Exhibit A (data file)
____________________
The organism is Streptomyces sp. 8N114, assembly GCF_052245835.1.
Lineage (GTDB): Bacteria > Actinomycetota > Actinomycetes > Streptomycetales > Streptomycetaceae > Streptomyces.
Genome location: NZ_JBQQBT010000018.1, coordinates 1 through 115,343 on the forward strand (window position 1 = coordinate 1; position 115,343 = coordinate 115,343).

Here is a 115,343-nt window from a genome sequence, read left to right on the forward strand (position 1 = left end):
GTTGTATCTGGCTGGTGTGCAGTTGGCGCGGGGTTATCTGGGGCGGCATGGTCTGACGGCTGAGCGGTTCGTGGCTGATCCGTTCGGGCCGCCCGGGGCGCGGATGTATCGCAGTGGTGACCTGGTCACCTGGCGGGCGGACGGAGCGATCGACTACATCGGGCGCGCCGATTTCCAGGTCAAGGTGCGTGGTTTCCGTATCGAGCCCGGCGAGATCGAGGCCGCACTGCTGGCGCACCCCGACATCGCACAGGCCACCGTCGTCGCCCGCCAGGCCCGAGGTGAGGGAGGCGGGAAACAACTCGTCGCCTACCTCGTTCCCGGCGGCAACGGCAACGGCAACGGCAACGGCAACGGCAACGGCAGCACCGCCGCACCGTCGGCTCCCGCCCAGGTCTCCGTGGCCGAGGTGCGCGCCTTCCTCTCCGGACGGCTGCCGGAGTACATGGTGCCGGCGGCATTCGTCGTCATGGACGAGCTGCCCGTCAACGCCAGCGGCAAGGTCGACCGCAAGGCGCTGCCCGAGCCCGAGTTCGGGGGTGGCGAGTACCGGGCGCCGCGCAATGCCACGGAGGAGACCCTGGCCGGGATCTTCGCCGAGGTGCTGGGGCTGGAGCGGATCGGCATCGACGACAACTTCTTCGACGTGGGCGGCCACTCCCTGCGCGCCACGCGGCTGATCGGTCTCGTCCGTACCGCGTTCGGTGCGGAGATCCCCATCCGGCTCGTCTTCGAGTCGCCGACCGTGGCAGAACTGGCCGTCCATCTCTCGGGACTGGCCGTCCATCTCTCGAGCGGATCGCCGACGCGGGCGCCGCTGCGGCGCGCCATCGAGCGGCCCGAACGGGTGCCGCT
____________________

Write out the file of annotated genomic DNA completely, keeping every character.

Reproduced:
The organism is Streptomyces sp. 8N114, assembly GCF_052245835.1.
Lineage (GTDB): Bacteria > Actinomycetota > Actinomycetes > Streptomycetales > Streptomycetaceae > Streptomyces.
Genome location: NZ_JBQQBT010000018.1, coordinates 1 through 115,343 on the forward strand (window position 1 = coordinate 1; position 115,343 = coordinate 115,343).

Here is a 115,343-nt window from a genome sequence, read left to right on the forward strand (position 1 = left end):
GTTGTATCTGGCTGGTGTGCAGTTGGCGCGGGGTTATCTGGGGCGGCATGGTCTGACGGCTGAGCGGTTCGTGGCTGATCCGTTCGGGCCGCCCGGGGCGCGGATGTATCGCAGTGGTGACCTGGTCACCTGGCGGGCGGACGGAGCGATCGACTACATCGGGCGCGCCGATTTCCAGGTCAAGGTGCGTGGTTTCCGTATCGAGCCCGGCGAGATCGAGGCCGCACTGCTGGCGCACCCCGACATCGCACAGGCCACCGTCGTCGCCCGCCAGGCCCGAGGTGAGGGAGGCGGGAAACAACTCGTCGCCTACCTCGTTCCCGGCGGCAACGGCAACGGCAACGGCAACGGCAACGGCAACGGCAGCACCGCCGCACCGTCGGCTCCCGCCCAGGTCTCCGTGGCCGAGGTGCGCGCCTTCCTCTCCGGACGGCTGCCGGAGTACATGGTGCCGGCGGCATTCGTCGTCATGGACGAGCTGCCCGTCAACGCCAGCGGCAAGGTCGACCGCAAGGCGCTGCCCGAGCCCGAGTTCGGGGGTGGCGAGTACCGGGCGCCGCGCAATGCCACGGAGGAGACCCTGGCCGGGATCTTCGCCGAGGTGCTGGGGCTGGAGCGGATCGGCATCGACGACAACTTCTTCGACGTGGGCGGCCACTCCCTGCGCGCCACGCGGCTGATCGGTCTCGTCCGTACCGCGTTCGGTGCGGAGATCCCCATCCGGCTCGTCTTCGAGTCGCCGACCGTGGCAGAACTGGCCGTCCATCTCTCGGGACTGGCCGTCCATCTCTCGAGCGGATCGCCGACGCGGGCGCCGCTGCGGCGCGCCATCGAGCGGCCCGAACGGGTGCCGCT